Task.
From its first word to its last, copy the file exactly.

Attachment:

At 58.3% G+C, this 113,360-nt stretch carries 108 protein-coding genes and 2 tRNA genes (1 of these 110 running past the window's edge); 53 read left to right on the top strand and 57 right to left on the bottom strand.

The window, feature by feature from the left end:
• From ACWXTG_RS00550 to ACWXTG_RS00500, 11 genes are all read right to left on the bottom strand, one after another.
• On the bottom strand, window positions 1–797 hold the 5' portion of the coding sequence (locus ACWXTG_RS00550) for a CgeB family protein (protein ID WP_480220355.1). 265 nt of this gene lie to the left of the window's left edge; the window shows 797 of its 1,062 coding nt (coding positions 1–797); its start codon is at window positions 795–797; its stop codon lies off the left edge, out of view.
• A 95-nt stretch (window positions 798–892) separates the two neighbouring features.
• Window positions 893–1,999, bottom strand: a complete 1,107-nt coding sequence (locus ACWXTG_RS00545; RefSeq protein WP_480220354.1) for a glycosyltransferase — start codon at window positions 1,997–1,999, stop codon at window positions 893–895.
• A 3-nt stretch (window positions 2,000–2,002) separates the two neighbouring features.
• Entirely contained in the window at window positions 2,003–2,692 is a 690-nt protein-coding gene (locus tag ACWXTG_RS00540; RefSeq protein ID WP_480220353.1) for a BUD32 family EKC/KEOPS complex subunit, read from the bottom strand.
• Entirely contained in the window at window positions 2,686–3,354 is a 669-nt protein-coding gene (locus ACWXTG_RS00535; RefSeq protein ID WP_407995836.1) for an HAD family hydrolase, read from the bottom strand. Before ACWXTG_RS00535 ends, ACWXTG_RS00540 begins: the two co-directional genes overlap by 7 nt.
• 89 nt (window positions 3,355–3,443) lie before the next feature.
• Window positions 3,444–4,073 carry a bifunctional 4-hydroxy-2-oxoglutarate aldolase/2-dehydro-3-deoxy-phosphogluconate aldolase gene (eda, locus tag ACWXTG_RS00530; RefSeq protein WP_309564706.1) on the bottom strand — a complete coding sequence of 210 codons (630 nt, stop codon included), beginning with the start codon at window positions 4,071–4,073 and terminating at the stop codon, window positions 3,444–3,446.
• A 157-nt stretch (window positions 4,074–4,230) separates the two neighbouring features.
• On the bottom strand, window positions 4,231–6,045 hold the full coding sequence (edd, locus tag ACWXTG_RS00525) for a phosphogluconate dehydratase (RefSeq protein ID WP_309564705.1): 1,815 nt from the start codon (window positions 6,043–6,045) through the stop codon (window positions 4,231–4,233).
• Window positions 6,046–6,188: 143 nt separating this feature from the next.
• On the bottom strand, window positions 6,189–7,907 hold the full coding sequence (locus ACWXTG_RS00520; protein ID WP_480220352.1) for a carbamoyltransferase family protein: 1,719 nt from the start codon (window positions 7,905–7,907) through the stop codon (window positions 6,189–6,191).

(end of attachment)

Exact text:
At 58.3% G+C, this 113,360-nt stretch carries 108 protein-coding genes and 2 tRNA genes (1 of these 110 running past the window's edge); 53 read left to right on the top strand and 57 right to left on the bottom strand.

The window, feature by feature from the left end:
• From ACWXTG_RS00550 to ACWXTG_RS00500, 11 genes are all read right to left on the bottom strand, one after another.
• On the bottom strand, window positions 1–797 hold the 5' portion of the coding sequence (locus ACWXTG_RS00550) for a CgeB family protein (protein ID WP_480220355.1). 265 nt of this gene lie to the left of the window's left edge; the window shows 797 of its 1,062 coding nt (coding positions 1–797); its start codon is at window positions 795–797; its stop codon lies off the left edge, out of view.
• A 95-nt stretch (window positions 798–892) separates the two neighbouring features.
• Window positions 893–1,999, bottom strand: a complete 1,107-nt coding sequence (locus ACWXTG_RS00545; RefSeq protein WP_480220354.1) for a glycosyltransferase — start codon at window positions 1,997–1,999, stop codon at window positions 893–895.
• A 3-nt stretch (window positions 2,000–2,002) separates the two neighbouring features.
• Entirely contained in the window at window positions 2,003–2,692 is a 690-nt protein-coding gene (locus tag ACWXTG_RS00540; RefSeq protein ID WP_480220353.1) for a BUD32 family EKC/KEOPS complex subunit, read from the bottom strand.
• Entirely contained in the window at window positions 2,686–3,354 is a 669-nt protein-coding gene (locus ACWXTG_RS00535; RefSeq protein ID WP_407995836.1) for an HAD family hydrolase, read from the bottom strand. Before ACWXTG_RS00535 ends, ACWXTG_RS00540 begins: the two co-directional genes overlap by 7 nt.
• 89 nt (window positions 3,355–3,443) lie before the next feature.
• Window positions 3,444–4,073 carry a bifunctional 4-hydroxy-2-oxoglutarate aldolase/2-dehydro-3-deoxy-phosphogluconate aldolase gene (eda, locus tag ACWXTG_RS00530; RefSeq protein WP_309564706.1) on the bottom strand — a complete coding sequence of 210 codons (630 nt, stop codon included), beginning with the start codon at window positions 4,071–4,073 and terminating at the stop codon, window positions 3,444–3,446.
• A 157-nt stretch (window positions 4,074–4,230) separates the two neighbouring features.
• On the bottom strand, window positions 4,231–6,045 hold the full coding sequence (edd, locus tag ACWXTG_RS00525) for a phosphogluconate dehydratase (RefSeq protein ID WP_309564705.1): 1,815 nt from the start codon (window positions 6,043–6,045) through the stop codon (window positions 4,231–4,233).
• Window positions 6,046–6,188: 143 nt separating this feature from the next.
• On the bottom strand, window positions 6,189–7,907 hold the full coding sequence (locus ACWXTG_RS00520; protein ID WP_480220352.1) for a carbamoyltransferase family protein: 1,719 nt from the start codon (window positions 7,905–7,907) through the stop codon (window positions 6,189–6,191).